A two-day ceasefire after nearly two years of war in Yemen expired Monday and would not be renewed, a spokesman for a Saudi-led military coalition told al-Arabiya TV, with each side blaming the other for violations.
"There is no respect [for the truce], only violations," coalition spokesman Major General Ahmed Assiri told AFP. "There have been more people killed in (the southwestern city of) Taiz and more attacks with surface-to-surface missiles, so automatically the conditions are not there" for prolonging the ceasefire deal, he said. "At the military level, for the moment, we have no orders to extend the ceasefire. It's over."
The ceasefire, aimed at ending the chaos and bloodshed that has gripped Yemen since March 2015, came into effect on Saturday following the intervention of US Secretary of State John Kerry.
The 48-hour truce, announced unilaterally by the Saudi coalition on Friday, failed to halt fighting across the country between the Iran-aligned Houthis and Saudi-led forces, which intervened on the side of the exiled government in March 2015.
The coalition had said the truce could be renewed if the rebels abided by the deal and allowed aid deliveries to besieged cities. But both sides have accused each other of incessantly breaking the conditions of the deal, and violence flared as its expiration loomed. Fifteen rebels and nine loyalist troops were killed in clashes Sunday night in and around Taiz, military and medical sources said. Four civilians were also killed and 11 others wounded in rebel bombing of loyalist-held neighborhoods, the sources said.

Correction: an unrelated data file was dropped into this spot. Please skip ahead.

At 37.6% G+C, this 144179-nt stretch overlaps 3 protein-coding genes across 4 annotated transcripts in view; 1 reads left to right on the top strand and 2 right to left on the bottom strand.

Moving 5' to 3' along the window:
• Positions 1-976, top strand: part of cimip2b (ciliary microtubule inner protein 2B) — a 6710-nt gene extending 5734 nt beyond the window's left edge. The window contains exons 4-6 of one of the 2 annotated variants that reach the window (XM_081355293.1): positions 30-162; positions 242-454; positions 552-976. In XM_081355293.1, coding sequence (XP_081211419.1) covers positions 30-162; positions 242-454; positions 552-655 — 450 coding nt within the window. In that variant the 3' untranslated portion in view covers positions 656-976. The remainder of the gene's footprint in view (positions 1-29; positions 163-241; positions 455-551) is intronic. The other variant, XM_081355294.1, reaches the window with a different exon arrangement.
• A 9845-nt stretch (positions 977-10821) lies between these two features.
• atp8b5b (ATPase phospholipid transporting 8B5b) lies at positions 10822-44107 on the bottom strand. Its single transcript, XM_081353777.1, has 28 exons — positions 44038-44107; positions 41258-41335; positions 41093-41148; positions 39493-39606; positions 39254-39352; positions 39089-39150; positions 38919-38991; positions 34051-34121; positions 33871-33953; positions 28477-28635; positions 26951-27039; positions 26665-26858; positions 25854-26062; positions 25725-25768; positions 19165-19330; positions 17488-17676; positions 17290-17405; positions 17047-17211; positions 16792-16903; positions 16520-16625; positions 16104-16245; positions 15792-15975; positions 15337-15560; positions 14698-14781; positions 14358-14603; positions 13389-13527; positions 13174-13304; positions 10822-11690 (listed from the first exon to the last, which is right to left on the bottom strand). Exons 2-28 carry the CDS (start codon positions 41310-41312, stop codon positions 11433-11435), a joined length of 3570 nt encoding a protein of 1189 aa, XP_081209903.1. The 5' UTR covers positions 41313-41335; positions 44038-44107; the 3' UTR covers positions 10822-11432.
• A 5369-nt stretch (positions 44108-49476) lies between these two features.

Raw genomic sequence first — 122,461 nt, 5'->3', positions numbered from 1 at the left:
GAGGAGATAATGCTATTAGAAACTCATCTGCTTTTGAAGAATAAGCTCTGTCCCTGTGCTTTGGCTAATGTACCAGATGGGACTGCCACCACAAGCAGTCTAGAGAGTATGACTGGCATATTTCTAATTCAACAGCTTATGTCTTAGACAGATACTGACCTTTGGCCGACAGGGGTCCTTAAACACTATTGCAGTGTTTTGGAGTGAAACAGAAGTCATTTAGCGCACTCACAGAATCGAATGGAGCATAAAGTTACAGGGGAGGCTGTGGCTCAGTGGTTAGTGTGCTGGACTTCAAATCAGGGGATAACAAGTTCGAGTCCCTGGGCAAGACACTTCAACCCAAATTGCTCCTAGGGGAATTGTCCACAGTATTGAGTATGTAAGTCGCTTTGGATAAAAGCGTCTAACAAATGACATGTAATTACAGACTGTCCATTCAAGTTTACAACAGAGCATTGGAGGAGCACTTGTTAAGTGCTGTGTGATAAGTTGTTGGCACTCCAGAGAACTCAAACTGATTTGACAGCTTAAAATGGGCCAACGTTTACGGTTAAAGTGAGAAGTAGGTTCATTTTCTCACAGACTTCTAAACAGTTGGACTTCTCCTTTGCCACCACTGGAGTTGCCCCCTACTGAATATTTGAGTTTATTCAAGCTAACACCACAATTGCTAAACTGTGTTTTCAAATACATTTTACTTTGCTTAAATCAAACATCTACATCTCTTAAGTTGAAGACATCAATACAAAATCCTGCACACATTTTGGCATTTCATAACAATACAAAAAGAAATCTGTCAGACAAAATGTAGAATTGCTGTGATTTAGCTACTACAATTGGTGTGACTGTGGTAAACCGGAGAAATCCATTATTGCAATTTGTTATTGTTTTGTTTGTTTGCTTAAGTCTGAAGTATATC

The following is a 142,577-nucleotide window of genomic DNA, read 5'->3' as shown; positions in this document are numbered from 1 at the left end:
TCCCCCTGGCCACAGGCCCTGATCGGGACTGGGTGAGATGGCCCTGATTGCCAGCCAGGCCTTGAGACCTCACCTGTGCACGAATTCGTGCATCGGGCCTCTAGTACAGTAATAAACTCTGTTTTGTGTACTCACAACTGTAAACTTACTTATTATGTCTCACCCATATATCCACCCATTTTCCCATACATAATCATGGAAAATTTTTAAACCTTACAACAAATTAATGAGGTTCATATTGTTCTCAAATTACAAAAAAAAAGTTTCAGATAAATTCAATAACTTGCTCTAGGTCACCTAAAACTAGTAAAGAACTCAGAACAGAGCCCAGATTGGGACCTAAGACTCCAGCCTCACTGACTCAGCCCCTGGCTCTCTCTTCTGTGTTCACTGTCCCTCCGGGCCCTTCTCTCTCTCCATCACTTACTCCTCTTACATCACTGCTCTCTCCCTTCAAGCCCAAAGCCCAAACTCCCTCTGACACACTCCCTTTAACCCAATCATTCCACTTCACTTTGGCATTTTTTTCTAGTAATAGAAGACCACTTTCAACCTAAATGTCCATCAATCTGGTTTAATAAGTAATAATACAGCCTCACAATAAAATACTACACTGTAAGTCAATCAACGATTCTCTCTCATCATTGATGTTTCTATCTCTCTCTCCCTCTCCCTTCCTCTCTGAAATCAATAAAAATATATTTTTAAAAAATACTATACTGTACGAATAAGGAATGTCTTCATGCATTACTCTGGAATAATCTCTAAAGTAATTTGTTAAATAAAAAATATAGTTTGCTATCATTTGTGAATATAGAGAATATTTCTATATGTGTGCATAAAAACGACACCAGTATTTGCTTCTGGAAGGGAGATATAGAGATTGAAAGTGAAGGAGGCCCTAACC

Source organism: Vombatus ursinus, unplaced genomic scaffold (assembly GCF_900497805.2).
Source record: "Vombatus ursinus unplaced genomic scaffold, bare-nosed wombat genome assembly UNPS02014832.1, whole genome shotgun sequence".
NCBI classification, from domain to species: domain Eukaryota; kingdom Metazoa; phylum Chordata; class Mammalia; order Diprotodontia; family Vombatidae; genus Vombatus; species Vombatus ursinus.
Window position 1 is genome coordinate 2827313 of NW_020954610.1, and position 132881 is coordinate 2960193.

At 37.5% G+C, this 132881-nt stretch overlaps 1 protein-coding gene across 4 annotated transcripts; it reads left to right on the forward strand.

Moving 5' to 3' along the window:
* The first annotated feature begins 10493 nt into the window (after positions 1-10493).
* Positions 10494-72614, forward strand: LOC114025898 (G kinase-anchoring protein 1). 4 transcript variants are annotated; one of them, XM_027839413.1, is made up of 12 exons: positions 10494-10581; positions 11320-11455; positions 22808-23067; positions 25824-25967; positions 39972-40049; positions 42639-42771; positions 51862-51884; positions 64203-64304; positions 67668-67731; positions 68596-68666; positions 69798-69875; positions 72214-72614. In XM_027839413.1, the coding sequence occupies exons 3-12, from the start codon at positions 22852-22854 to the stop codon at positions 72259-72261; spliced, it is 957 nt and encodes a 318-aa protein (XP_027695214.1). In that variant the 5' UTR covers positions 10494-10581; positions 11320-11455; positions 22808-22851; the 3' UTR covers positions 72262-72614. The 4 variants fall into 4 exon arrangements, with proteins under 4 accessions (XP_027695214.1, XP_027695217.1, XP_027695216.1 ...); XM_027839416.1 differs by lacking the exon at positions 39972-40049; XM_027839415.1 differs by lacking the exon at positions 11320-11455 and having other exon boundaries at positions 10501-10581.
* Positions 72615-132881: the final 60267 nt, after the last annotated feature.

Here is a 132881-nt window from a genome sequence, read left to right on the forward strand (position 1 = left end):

Yemen's 20-month-old war has left more than 7,000 people dead and nearly 37,000 wounded, the World Health Organization announced in its latest toll update. As of Oct. 25, "more than 7,070 people have been killed and over 36,818 injured, according to health facility-based data," the WHO said in a statement late Sunday. Another 21 million people are in need of urgent health services, said the U.N. health agency.
In addition to the fighting, international organizations have warned in recent weeks of a spread of disease and growing rates of malnutrition in the country, which was already the Arabian Peninsula's poorest even before the war erupted. Attempts by the United Nations to convince the warring parties to commit to a cease-fire and resume peace talks have so far failed.
Iran-backed Houthi rebels seized the Yemeni capital Sanaa in September 2014, forcing the internationally recognized government to flee the country. A Saudi-led, U.S.-backed coalition has been conducting an extensive air campaign against the Houthis since March 2015 that has pushed the rebels out of southern Yemen. The U.N. says the conflict has left more than 19,000 people dead and displaced at least 3 million. Saudi Arabia leads a coalition of Muslim countries, backed by the U.S., the U.K. and France, in the war in neighboring Yemen. The campaign, which is a campaign to restore the government ousted by the Iran-allied militia, is part of a larger assertive effort to prevent weapons from reaching Shiite Houthi rebels and their allies, who have overrun much of Yemen
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